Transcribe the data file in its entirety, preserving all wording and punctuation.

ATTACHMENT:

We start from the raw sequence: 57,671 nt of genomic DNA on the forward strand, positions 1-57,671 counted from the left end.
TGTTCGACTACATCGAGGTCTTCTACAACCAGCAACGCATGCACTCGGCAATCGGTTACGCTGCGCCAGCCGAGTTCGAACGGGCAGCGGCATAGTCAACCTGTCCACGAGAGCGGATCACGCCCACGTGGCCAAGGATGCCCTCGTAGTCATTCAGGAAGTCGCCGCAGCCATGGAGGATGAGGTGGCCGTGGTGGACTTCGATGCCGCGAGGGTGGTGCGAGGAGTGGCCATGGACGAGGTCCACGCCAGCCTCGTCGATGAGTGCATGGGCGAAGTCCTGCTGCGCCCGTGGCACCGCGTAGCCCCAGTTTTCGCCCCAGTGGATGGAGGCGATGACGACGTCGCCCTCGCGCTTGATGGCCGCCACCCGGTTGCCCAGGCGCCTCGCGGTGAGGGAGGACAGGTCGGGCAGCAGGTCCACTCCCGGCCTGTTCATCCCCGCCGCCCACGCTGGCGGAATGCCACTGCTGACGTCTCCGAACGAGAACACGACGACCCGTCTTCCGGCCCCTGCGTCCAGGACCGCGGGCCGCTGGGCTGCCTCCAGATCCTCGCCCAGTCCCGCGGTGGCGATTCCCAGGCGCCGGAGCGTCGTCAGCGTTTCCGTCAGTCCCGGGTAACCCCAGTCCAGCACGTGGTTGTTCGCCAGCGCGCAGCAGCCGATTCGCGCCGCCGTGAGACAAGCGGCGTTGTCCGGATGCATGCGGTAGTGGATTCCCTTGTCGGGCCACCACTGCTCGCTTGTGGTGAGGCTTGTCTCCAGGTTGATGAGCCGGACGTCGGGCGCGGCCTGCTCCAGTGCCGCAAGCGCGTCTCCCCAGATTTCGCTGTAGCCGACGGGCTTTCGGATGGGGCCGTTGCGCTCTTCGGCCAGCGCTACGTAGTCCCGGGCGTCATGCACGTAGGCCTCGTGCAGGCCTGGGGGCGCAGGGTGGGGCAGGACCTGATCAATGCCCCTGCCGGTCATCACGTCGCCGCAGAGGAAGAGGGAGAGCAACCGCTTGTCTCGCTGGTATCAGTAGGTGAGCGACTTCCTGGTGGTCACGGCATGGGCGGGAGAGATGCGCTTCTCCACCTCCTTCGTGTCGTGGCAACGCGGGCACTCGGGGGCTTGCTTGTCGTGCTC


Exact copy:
We start from the raw sequence: 57,671 nt of genomic DNA on the forward strand, positions 1-57,671 counted from the left end.
TGTTCGACTACATCGAGGTCTTCTACAACCAGCAACGCATGCACTCGGCAATCGGTTACGCTGCGCCAGCCGAGTTCGAACGGGCAGCGGCATAGTCAACCTGTCCACGAGAGCGGATCACGCCCACGTGGCCAAGGATGCCCTCGTAGTCATTCAGGAAGTCGCCGCAGCCATGGAGGATGAGGTGGCCGTGGTGGACTTCGATGCCGCGAGGGTGGTGCGAGGAGTGGCCATGGACGAGGTCCACGCCAGCCTCGTCGATGAGTGCATGGGCGAAGTCCTGCTGCGCCCGTGGCACCGCGTAGCCCCAGTTTTCGCCCCAGTGGATGGAGGCGATGACGACGTCGCCCTCGCGCTTGATGGCCGCCACCCGGTTGCCCAGGCGCCTCGCGGTGAGGGAGGACAGGTCGGGCAGCAGGTCCACTCCCGGCCTGTTCATCCCCGCCGCCCACGCTGGCGGAATGCCACTGCTGACGTCTCCGAACGAGAACACGACGACCCGTCTTCCGGCCCCTGCGTCCAGGACCGCGGGCCGCTGGGCTGCCTCCAGATCCTCGCCCAGTCCCGCGGTGGCGATTCCCAGGCGCCGGAGCGTCGTCAGCGTTTCCGTCAGTCCCGGGTAACCCCAGTCCAGCACGTGGTTGTTCGCCAGCGCGCAGCAGCCGATTCGCGCCGCCGTGAGACAAGCGGCGTTGTCCGGATGCATGCGGTAGTGGATTCCCTTGTCGGGCCACCACTGCTCGCTTGTGGTGAGGCTTGTCTCCAGGTTGATGAGCCGGACGTCGGGCGCGGCCTGCTCCAGTGCCGCAAGCGCGTCTCCCCAGATTTCGCTGTAGCCGACGGGCTTTCGGATGGGGCCGTTGCGCTCTTCGGCCAGCGCTACGTAGTCCCGGGCGTCATGCACGTAGGCCTCGTGCAGGCCTGGGGGCGCAGGGTGGGGCAGGACCTGATCAATGCCCCTGCCGGTCATCACGTCGCCGCAGAGGAAGAGGGAGAGCAACCGCTTGTCTCGCTGGTATCAGTAGGTGAGCGACTTCCTGGTGGTCACGGCATGGGCGGGAGAGATGCGCTTCTCCACCTCCTTCGTGTCGTGGCAACGCGGGCACTCGGGGGCTTGCTTGTCGTGCTC